Over at the Poetry Foundation, the names of the six poetry finalists for this year’s Best Translated Book Awards have been revealed.
Before reproducing the list below, I just want to take a second to thank all six judges for this year’s competition: Brandon Holmquest, poet, translator, editor of CALQUE; Jennifer Kronovet, poet and translator; John Marshall, owner, Open Books: A Poem Emporium; Erica Mena-Landry, poet and translator; Idra Novey, poet, translator; Kevin Prufer, poet, academic, essayist, and co-editor of New European Poets; and Russell Valentino, academic, translator, director of Autumn Hill Books and The Iowa Review.
All six did a fantastic job and have a tough decision ahead of them. You can watch some of the logic of their discussion play itself out starting next week with their write ups about why each individual title deserves to win . . .
For now, here’s the shortlist.
2013 Best Translated Book Award: Poetry Finalists
Transfer Fat by Aase Berg, translated from the Swedish by Johannes Göransson (Ugly Duckling Press; Sweden)
pH Neutral History by Lidija Dimkovska, translated from the Macedonian by Ljubica Arsovska and Peggy Reid (Copper Canyon Press; Macedonia)
The Invention of Glass by Emmanuel Hocquard, translated from the French by Cole Swensen and Rod Smith (Canarium Books; France)
Wheel with a Single Spoke by Nichita Stanescu, translated from the Romanian by Sean Cotter (Archipelago Books; Romania)
Notes on the Mosquito by Xi Chuan, translated from the Chinese by Lucas Klein (New Directions; China)
Almost 1 Book / Almost 1 Life by Elfriede Czurda, translated from the German by Rosmarie Waldrop (Burning Deck; Austria)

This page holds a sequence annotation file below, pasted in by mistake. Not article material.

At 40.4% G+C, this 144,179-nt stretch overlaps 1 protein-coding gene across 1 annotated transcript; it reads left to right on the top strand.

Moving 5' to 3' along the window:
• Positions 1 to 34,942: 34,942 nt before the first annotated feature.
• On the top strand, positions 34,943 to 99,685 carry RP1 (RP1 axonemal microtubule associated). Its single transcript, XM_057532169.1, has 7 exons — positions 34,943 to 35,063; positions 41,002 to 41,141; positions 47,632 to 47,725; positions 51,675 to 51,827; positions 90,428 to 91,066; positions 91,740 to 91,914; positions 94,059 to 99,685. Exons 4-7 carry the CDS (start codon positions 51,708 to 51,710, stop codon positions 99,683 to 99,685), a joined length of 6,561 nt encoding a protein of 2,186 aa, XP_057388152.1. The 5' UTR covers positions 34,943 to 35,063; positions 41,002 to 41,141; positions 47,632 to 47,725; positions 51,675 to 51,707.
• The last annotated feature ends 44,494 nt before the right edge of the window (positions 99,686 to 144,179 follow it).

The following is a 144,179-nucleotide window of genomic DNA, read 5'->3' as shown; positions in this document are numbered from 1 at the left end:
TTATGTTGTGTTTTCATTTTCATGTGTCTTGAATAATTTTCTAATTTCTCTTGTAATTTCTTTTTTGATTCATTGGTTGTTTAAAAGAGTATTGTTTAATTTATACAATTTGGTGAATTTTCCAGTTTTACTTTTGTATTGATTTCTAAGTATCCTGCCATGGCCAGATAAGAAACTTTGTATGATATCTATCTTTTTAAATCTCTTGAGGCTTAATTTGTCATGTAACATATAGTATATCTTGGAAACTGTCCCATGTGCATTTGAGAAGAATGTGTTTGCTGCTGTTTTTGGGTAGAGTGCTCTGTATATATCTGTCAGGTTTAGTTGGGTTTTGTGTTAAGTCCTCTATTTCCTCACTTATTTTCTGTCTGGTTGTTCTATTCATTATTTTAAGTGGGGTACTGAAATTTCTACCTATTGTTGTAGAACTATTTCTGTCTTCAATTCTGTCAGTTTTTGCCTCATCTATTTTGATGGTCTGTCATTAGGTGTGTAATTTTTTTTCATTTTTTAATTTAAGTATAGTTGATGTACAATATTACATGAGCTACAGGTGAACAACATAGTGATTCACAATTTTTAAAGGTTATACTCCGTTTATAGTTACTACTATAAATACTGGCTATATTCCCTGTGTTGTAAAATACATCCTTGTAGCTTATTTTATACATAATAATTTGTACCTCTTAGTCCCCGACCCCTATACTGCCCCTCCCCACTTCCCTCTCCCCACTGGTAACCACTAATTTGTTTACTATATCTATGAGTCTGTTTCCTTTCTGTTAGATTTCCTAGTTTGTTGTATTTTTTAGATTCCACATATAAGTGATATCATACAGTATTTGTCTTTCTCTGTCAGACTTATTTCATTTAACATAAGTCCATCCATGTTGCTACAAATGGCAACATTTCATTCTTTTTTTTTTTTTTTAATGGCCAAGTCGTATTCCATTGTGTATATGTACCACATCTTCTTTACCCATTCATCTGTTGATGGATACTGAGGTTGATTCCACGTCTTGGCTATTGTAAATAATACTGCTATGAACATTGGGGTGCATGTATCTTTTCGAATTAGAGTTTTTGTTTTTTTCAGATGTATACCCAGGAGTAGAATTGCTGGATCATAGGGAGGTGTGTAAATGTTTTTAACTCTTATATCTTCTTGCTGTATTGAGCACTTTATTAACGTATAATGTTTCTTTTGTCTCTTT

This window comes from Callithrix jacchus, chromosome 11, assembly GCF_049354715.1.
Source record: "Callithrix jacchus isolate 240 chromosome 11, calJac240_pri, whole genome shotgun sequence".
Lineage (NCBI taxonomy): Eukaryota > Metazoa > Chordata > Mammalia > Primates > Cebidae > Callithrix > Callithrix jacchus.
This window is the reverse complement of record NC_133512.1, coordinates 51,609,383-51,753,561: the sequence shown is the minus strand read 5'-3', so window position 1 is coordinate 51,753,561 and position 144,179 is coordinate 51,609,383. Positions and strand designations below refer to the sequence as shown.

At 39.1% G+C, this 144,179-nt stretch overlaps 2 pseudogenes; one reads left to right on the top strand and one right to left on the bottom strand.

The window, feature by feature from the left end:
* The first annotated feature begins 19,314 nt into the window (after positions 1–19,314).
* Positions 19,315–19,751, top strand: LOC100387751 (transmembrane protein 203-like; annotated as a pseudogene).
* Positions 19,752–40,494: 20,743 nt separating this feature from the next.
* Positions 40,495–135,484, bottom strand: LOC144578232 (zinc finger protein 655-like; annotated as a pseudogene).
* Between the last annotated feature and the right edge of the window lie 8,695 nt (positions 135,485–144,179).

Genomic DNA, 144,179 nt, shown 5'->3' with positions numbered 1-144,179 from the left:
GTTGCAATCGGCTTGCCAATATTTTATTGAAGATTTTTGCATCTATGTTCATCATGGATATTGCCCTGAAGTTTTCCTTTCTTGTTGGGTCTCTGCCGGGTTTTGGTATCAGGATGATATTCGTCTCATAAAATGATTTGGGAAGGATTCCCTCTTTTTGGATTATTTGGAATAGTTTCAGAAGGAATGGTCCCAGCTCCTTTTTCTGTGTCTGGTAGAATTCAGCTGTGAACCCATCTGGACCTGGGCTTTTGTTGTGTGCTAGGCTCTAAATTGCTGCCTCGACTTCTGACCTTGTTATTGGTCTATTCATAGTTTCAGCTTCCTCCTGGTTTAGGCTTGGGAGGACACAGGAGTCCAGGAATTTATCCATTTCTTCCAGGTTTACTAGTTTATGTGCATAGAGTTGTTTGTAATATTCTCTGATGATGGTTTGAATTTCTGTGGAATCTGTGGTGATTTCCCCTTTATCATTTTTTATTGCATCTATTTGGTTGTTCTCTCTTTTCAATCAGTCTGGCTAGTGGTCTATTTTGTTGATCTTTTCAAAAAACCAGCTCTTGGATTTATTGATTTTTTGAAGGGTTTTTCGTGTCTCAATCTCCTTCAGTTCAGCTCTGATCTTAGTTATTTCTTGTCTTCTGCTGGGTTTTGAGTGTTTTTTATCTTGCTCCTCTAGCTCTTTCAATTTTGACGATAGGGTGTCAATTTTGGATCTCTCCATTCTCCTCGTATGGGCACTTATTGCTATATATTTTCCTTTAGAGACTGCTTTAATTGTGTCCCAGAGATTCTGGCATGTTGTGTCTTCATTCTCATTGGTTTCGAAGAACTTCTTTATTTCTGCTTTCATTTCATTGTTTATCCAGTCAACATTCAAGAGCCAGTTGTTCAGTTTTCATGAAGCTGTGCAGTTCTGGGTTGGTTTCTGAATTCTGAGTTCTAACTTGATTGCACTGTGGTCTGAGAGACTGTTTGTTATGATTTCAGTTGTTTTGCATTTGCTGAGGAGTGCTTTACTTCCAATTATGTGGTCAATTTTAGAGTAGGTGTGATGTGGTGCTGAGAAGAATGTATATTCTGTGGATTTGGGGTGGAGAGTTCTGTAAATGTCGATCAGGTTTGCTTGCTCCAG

Upon completing Albertine Sarrazin’s Astragal I was left to wonder why it ever fell from print. Aside from the location, Astragal could pass as the great American novel. Its edginess and rawness capture the angst and desires we all had. . .
When my eyes first crossed the back cover of Fabio Genovesi’s novel Live Bait, I was caught by a blurb nestled between accolades, a few words from a reviewer for La Repubblica stating that the novel was, however magically, “[b]eyond. . .
“I preferred the war to the plague,” writes Curzio Malaparte in his 1949 novel, The Skin. He speaks of World War II and the destruction it has wrought on Italy, the city of Naples in particular. But the plague he. . .
With the steady rise of feminist scholarship and criticism in recent decades, it is little wonder that the work of Louise Labé should be attracting, as Richard Sieburth tells us in the Afterword to his translation, a “wide and thriving”. . .
In Conversations, we find ourselves again in the protagonist’s conscious and subconscious, which is mostly likely that of Mr. César Aira and consistent with prototypical Aira style. This style never fails because each time Aira is able to develop a. . .
You are not ashamed of what you do, but of what they see you do. Without realizing it, life can be an accumulation of secrets that permeates every last minute of our routine . . .
The narrative history of. . .
Literature in translation often comes with a certain pedigree. In this little corner of the world, with so few books making it into this comforting nook, it is often those of the highest quality that cross through, and attention is. . .